Shown in FIG. 2 is device structure 10 after a mask 26 has been formed over a portion of gate 24 and doped region 18 and after an angled implant of P-type material has been performed. Photoresist is the preferred mask but other masks that can form this function would acceptable. The angled implant, about 25 degrees from vertical, is similar to the halo implant that is commonly performed for transistors to reduce problems with punchthrough. In this case the resulting doped region 27 reaches to the surface of body 16 as shown in a region underlapping gate 24 and is also below doped region 20. This is achieved by using a lower energy than would be used if a halo implant were being used simply to reduce punchthrough. Also this implant changes doped region 20 from N-type to P-type with a net doping less than that of region 27.
Shown in FIG. 3 is device structure 10 after a vertical N-type implant is performed. This implant also utilizes mask 26 to block the implant from doped region 18. The result of this implant is to form a doped region 30 that is N-type and leave a doped region 28 at P-type. Doped region 28 is a remaining portion of region 20 shown in FIG. 2 that is under doped region 30. This a relatively shallow implant.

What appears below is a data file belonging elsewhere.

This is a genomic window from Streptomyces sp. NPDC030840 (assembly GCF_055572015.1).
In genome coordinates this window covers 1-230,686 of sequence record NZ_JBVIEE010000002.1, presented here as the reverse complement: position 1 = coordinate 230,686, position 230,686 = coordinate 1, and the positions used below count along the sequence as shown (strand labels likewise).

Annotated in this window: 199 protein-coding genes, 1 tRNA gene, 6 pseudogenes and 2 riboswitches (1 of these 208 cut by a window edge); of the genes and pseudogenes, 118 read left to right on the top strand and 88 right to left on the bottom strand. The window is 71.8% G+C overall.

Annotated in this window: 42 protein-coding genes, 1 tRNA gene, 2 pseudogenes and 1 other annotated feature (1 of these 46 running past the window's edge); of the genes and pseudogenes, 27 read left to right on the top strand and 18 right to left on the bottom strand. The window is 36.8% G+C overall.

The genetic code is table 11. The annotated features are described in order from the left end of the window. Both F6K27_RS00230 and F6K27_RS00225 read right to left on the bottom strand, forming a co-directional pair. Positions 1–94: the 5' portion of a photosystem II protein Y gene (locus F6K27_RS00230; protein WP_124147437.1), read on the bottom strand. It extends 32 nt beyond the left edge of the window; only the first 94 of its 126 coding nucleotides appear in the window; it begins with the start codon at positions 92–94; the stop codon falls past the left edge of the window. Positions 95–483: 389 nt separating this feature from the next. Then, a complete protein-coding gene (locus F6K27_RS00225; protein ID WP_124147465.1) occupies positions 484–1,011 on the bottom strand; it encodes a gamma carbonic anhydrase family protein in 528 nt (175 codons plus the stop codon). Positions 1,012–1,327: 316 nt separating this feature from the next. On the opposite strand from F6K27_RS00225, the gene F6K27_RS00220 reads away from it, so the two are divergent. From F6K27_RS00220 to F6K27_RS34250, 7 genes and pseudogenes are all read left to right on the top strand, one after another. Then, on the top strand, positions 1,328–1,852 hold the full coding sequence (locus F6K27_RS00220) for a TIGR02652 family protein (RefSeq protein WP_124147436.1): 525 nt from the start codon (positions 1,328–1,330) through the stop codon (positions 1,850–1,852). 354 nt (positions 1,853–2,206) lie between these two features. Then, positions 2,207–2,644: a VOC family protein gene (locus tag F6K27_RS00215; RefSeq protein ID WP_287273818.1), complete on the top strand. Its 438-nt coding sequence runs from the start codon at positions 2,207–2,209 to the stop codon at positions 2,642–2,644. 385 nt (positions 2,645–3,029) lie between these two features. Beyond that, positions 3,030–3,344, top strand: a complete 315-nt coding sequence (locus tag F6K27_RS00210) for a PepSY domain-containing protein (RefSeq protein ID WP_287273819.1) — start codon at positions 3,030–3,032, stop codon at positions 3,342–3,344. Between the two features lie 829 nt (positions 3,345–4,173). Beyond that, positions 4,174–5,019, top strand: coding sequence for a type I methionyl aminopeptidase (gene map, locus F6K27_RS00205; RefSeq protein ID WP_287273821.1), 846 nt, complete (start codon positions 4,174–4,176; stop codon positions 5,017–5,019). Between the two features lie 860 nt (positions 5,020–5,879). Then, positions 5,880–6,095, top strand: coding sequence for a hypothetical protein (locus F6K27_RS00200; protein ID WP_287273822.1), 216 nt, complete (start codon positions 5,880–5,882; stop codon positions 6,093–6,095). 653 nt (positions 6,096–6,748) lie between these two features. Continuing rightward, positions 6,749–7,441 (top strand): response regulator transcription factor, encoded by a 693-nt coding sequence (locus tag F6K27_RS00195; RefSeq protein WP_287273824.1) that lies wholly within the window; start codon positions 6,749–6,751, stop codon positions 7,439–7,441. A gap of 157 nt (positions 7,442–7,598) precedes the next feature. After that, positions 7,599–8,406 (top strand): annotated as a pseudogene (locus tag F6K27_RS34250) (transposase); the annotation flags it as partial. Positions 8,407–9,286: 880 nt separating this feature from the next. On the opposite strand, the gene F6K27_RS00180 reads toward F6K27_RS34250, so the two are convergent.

Shown in FIG. 4 is device structure 10 after formation of sidewall spacers 32 and 34 on opposing sides of gate 24 and after an implant using gate 24 and sidewall spacers 32 and 34 as a mask. This implant forms region 36 adjacent to sidewall spacer 32 and region 42 having a shallow portion under sidewall spacer 34 and a major portion substantially aligned with sidewall spacer 34. This is a heavy, deep N-type implant to establish the heavy doping for source and drain contacts. This resulting structure is an essentially completed single transistor DRAM cell. It is understood that in the processing described for FIGS. 1-4, there may many other steps such as performing sacrificial oxide steps and other heating and cleaning steps that are common in semiconductor processing. For example, a thin layer that is subsequently removed may be formed prior to one or more of the implant steps. The resulting structure from this implanting and the heating steps is that doped region 27 of FIG. 3 has a remaining portion that is region 40 in FIG. 4. This region 40, that is doped to P+ and thus at a greater concentration than body 16, extends to insulator 14 and is not only adjacent to region 42 but is contiguous with region 42. Further region 40 is between body 16 where channel current flows and region 42. Region 38 shown in FIG. 4 is a remaining portion of region 18 shown in FIG. 3. Region 36 extends to insulator 14. Region 38 is not only adjacent to region 36 and body 16 but shares one contiguous border with region 36 and another contiguous border with body 16.